The Interrelationships of Developmental Domains

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  • 0:04 Child Development
  • 0:29 Cognitive Development
  • 1:34 Social Development
  • 2:34 Emotional Development
  • 3:35 Physical & Language…
  • 4:39 Lesson Summary
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Lesson Transcript
Instructor: Della McGuire

Della has been teaching secondary and adult education for over 20 years. She holds a BS in Sociology, MEd in Reading, and is ABD on the MComm in Storytelling.

In this lesson, we'll identify the various domains of human development and explain the interrelationships between these domains to have a deeper understanding of the relationship between cognitive, social, emotional, physical, and language development.

Child Development

When we talk about how kids change over time, we're talking about child development. When we break the different types of growth into categories, we see distinct developmental domains to provide a framework to analyze and describe how children change over time in a variety of areas. Let's take a look at the five primary developmental domains relevant to the growth and changes everyone experiences during early childhood and how they relate to each other.

Cognitive Development

Cognitive development refers to the way children grow intellectually. Assessing for academic skills, reasoning, and critical thinking abilities, and the acquisition of knowledge or learning, is how to determine the developmental level for this domain. Teachers and school staff need to be concerned with more than grades or test scores to ensure appropriate cognitive development.

Academic concerns within the category of cognitive development may seem like the primary function of schooling, but the interrelatedness of these developmental domains indicates that cognitive development is related to the development in other areas. For example, a child who's struggling with emotional or social development may have difficulties with cognitive development because they aren't comfortable learning alongside groups of other students.

Difficulties interacting with others as a result of problems and social or emotional development will impede a child's ability to focus. Problems or delays in physical development might impact a child cognitively, such as in cases where hearing loss prohibits full participation in class. A kid who struggles with language development could also have difficulties communicating their academic needs with teachers or understanding instructions.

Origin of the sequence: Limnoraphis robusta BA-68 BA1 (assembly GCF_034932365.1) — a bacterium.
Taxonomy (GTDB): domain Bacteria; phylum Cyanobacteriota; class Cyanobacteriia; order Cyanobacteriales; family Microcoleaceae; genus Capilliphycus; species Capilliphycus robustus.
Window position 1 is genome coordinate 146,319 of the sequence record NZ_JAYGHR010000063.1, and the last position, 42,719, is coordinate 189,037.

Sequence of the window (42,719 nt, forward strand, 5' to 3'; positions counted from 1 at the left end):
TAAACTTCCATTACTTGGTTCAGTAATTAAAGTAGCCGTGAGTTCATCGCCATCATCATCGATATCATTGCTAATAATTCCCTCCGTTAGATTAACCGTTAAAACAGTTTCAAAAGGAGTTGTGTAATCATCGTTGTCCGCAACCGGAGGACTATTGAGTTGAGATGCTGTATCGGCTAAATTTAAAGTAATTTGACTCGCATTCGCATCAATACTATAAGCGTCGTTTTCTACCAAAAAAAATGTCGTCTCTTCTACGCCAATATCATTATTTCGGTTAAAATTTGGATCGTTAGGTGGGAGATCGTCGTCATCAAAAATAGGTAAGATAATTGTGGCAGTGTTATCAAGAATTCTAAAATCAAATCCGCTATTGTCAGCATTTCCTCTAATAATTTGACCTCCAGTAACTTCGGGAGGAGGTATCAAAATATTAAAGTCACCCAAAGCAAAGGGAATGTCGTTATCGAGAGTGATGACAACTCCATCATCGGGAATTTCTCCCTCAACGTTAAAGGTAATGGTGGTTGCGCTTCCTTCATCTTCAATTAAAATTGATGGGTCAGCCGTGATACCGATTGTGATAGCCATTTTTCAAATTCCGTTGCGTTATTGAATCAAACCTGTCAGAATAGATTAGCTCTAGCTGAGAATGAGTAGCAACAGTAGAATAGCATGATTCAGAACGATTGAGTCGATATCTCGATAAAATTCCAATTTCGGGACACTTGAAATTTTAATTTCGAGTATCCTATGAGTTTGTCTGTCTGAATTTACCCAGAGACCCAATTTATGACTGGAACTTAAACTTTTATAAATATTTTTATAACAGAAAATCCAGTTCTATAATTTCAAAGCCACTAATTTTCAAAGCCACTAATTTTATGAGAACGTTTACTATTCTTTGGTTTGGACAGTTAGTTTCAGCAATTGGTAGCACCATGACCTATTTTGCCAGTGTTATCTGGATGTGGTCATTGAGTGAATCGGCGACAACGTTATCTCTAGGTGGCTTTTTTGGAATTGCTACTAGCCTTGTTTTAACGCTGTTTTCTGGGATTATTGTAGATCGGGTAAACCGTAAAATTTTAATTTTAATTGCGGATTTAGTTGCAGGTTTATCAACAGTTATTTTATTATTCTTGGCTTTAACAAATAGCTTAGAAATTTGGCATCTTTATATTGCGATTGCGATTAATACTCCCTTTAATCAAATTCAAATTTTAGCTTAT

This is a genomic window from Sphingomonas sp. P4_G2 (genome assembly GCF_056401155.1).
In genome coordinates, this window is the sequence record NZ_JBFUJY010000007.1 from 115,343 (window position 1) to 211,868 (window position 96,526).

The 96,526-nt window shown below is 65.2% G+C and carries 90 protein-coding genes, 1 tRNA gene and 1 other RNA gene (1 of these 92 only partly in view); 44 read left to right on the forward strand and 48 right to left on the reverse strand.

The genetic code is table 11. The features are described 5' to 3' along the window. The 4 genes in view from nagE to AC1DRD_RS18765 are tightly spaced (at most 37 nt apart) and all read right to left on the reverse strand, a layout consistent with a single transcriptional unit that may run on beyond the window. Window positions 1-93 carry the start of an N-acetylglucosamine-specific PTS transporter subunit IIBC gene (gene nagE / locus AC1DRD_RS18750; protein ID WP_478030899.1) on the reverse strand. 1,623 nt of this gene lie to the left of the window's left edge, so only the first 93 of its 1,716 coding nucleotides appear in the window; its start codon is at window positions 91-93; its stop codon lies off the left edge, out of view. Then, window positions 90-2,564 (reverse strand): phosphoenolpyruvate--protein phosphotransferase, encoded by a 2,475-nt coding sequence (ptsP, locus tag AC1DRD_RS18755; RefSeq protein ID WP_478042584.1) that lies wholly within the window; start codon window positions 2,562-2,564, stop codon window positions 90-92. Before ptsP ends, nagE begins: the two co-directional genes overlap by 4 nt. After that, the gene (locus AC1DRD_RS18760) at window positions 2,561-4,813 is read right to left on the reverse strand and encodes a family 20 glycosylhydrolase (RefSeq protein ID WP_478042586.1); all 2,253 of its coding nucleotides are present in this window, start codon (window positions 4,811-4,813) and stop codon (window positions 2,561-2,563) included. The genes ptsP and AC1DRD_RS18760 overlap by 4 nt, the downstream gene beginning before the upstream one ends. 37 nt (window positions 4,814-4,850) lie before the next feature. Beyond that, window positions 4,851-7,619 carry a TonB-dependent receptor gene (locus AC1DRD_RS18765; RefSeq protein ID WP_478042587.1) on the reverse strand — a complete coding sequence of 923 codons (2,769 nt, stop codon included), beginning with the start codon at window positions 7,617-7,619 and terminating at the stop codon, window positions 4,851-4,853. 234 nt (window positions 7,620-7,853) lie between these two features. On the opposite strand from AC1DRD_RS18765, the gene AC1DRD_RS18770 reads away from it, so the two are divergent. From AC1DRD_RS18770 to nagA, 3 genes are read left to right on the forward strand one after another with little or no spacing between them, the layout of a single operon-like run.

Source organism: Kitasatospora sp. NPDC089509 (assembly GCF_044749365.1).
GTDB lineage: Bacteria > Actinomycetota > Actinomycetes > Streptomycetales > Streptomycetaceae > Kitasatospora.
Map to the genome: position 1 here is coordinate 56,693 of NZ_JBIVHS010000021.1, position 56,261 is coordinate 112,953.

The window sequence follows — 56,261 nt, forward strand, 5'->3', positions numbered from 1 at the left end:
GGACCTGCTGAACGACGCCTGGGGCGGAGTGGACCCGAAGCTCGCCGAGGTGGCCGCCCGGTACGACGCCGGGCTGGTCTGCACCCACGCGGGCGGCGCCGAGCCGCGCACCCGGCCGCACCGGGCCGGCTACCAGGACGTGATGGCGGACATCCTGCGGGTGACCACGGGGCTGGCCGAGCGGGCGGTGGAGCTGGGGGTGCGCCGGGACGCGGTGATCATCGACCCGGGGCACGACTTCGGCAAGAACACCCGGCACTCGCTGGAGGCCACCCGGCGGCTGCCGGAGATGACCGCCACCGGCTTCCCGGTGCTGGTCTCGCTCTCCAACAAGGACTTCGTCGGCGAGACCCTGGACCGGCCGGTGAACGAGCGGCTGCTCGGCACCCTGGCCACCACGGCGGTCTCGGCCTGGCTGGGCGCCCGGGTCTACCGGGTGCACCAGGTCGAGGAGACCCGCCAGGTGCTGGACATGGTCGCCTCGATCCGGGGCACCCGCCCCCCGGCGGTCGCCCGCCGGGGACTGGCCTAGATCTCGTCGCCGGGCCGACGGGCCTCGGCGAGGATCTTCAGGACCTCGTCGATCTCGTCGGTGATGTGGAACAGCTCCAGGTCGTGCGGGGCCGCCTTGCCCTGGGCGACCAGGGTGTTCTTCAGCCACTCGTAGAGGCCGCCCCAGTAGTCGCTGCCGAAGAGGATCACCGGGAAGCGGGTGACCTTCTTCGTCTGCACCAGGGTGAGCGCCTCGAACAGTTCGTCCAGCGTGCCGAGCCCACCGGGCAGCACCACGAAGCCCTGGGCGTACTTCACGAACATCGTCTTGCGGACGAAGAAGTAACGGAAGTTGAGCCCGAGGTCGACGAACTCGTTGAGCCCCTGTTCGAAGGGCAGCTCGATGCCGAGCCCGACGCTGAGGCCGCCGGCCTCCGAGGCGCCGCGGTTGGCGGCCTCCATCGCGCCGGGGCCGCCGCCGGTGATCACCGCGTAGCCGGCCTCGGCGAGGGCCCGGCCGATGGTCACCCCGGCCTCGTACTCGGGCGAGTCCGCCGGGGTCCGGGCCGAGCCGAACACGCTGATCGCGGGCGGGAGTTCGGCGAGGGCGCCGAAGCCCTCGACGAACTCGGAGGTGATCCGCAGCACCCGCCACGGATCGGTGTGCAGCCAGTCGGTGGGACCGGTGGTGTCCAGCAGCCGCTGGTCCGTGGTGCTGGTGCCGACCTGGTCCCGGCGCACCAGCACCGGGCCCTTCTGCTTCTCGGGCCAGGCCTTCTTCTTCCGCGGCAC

Social Development

Social development refers to a child's ability to learn how to interact with other students and adults. The socialization of children is one of the primary purposes of schooling, providing opportunities for social interaction through structured and free play. School also helps with social development in the classroom by establishing and enforcing rules of courtesy and healthy social interactions.

Being aware of the ways other developmental domains impact social development will help accommodate for any difficulties students may have. Problems in social development can cause problems with cognition when students have problems getting along with others in class. Social problems might result in emotional difficulties when students struggle to find social supports or alienate others. Because physical development may require participation in group play or organized sports, social development may cause physical delays in development. Finally, communication is generally an activity that relies on others, so problems in social interaction can create problems in language development in students who struggle to communicate with others.

Emotional Development

Emotional development usually refers to the way a child is able to cope with stress or anxiety and soothe themselves. Students who have difficulties in emotional development may have outbursts in class or struggle to identify and articulate their emotional state to others. Because school is usually the first way students interact with those outside their families, this experience can provide opportunities to enhance a child's emotional development.

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